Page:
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21 pages, 4224 KiB  
Article
Influence of the Bed Temperature on the Operational Reliability of a Hybrid Constructed Wetland Wastewater Treatment Plant in South-Western Poland—A Case Study
by Karolina Jóźwiakowska and Piotr Bugajski
Sustainability 2023, 15(15), 11790; https://doi.org/10.3390/su151511790 - 31 Jul 2023
Cited by 3 | Viewed by 979
Abstract
The aim of this study was to assess the influence of atmospheric air temperature on the efficiency and reliability of pollutants removal from wastewater. The studied facility was a hybrid constructed wetland wastewater treatment plant with vertical and horizontal flow serving a single-family [...] Read more.
The aim of this study was to assess the influence of atmospheric air temperature on the efficiency and reliability of pollutants removal from wastewater. The studied facility was a hybrid constructed wetland wastewater treatment plant with vertical and horizontal flow serving a single-family building in the village of Krajanów in south-western Poland. The operation of the facility was evaluated on the basis of studies conducted in 2021–2022. The tests included a physico–chemical analysis of wastewater treated mechanically in a settling tank and effluents from constructed wetland beds with the vertical and horizontal flow. The following parameters were determined: BOD5, COD, total suspended solids, total nitrogen, and total phosphorus. No statistically significant effect of air temperature on the analyzed pollutants removal levels was found. The temperature in the soil–plant bed never fell below 0 °C, and so the wastewater flowing through the beds never froze. The discussed facility was characterized by high efficiency and reliability of the tested pollutants removal across the seasons. The mean concentrations of pollutants in treated wastewater did not exceed the limit values specified in the currently binding legal act. It was shown that hybrid constructed wetlands can be successfully used for wastewater treatment in the climatic conditions of southern Poland. Full article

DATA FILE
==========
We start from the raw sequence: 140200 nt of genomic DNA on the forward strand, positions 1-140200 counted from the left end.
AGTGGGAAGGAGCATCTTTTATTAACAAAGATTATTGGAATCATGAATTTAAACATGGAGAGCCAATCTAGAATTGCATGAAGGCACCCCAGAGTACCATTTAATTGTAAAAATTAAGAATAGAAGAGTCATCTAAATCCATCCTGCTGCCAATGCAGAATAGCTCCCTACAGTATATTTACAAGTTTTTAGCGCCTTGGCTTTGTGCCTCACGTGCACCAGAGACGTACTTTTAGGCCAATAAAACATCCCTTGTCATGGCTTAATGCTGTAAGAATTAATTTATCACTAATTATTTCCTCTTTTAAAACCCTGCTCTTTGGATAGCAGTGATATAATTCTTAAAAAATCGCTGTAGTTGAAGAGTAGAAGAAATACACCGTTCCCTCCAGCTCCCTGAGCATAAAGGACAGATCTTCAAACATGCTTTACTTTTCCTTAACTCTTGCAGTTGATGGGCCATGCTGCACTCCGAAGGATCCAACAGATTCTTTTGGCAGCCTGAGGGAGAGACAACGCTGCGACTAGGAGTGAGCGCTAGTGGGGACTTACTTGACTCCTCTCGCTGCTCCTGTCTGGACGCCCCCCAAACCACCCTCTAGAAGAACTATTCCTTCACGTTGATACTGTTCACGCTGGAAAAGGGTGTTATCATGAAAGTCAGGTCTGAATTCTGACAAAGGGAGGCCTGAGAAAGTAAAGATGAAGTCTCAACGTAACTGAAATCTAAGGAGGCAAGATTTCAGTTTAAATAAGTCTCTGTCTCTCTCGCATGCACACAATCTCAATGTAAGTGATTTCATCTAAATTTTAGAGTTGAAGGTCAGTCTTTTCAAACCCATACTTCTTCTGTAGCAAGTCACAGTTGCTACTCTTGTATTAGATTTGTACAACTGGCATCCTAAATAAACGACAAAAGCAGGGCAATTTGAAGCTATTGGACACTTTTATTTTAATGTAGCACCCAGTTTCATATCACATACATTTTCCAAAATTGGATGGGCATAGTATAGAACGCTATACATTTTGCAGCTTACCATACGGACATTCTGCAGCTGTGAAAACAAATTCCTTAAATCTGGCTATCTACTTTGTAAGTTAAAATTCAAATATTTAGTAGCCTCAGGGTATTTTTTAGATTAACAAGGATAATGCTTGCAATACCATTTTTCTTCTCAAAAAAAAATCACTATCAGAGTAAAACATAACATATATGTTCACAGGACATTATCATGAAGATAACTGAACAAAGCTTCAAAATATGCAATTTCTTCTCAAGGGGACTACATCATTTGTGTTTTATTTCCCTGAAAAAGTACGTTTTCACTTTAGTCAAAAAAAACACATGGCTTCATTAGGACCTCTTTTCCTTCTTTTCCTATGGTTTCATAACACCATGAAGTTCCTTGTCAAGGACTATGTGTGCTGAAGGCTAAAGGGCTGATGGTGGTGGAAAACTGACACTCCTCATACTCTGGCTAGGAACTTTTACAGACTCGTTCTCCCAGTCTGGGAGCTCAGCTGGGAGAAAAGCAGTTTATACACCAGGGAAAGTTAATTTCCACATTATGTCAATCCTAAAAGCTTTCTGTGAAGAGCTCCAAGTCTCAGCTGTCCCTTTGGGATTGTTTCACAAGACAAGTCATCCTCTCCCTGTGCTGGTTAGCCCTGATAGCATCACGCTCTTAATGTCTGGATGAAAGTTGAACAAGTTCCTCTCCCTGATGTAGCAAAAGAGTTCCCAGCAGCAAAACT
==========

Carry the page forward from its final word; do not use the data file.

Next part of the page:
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Review

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23 pages, 3418 KiB  
Review
Impounding Reservoirs, Benefits and Risks: A Review of Environmental and Technical Aspects of Construction and Operation
by Maksymilian Połomski and Mirosław Wiatkowski
Sustainability 2023, 15(22), 16020; https://doi.org/10.3390/su152216020 - 16 Nov 2023
Cited by 1 | Viewed by 2190
Abstract
The operation of multi-functional reservoirs, together with their benefits and risks, is a complex issue. The scientific and social discussion has been burgeoning recently, and all the more so as no planning and technological solutions for the realisation of storage reservoirs have yet [...] Read more.
The operation of multi-functional reservoirs, together with their benefits and risks, is a complex issue. The scientific and social discussion has been burgeoning recently, and all the more so as no planning and technological solutions for the realisation of storage reservoirs have yet been worked out that could represent a universal approach, assuming ecologically and socially sustainable operations, maximising economic returns and supporting the development of the region concerned. Although the creation of each reservoir facility involves different engineering and environmental considerations, this article attempts to isolate the key benefits of impounding reservoirs and to summarise the risks associated with their operation, considering flood protection, retention, environmental and social aspects and water quality. Based on a review of the scientific literature for each of these aspects, various sub-categories representing intensively developing sectors of research were distinguished, and the published results were used to formulate a register taking into account the spectrum of impact of a given factor and a proposal for remedial action. As a basic conclusion of this review, it can be pointed out that the current development of scientific research, technological progress in hydrotechnical engineering and information technology, as well as advanced data analysis capabilities, provide the basis for developing sustainable solutions to avoid or mitigate the negative impact of all the identified risks. In addition, remedial measures in the catchment area and the reservoir should be taken on board to counteract the negative effects of reservoirs. The results presented can be a valuable source of information for institutions responsible for the planning and implementation of investments in the construction of multi-functional reservoirs. Full article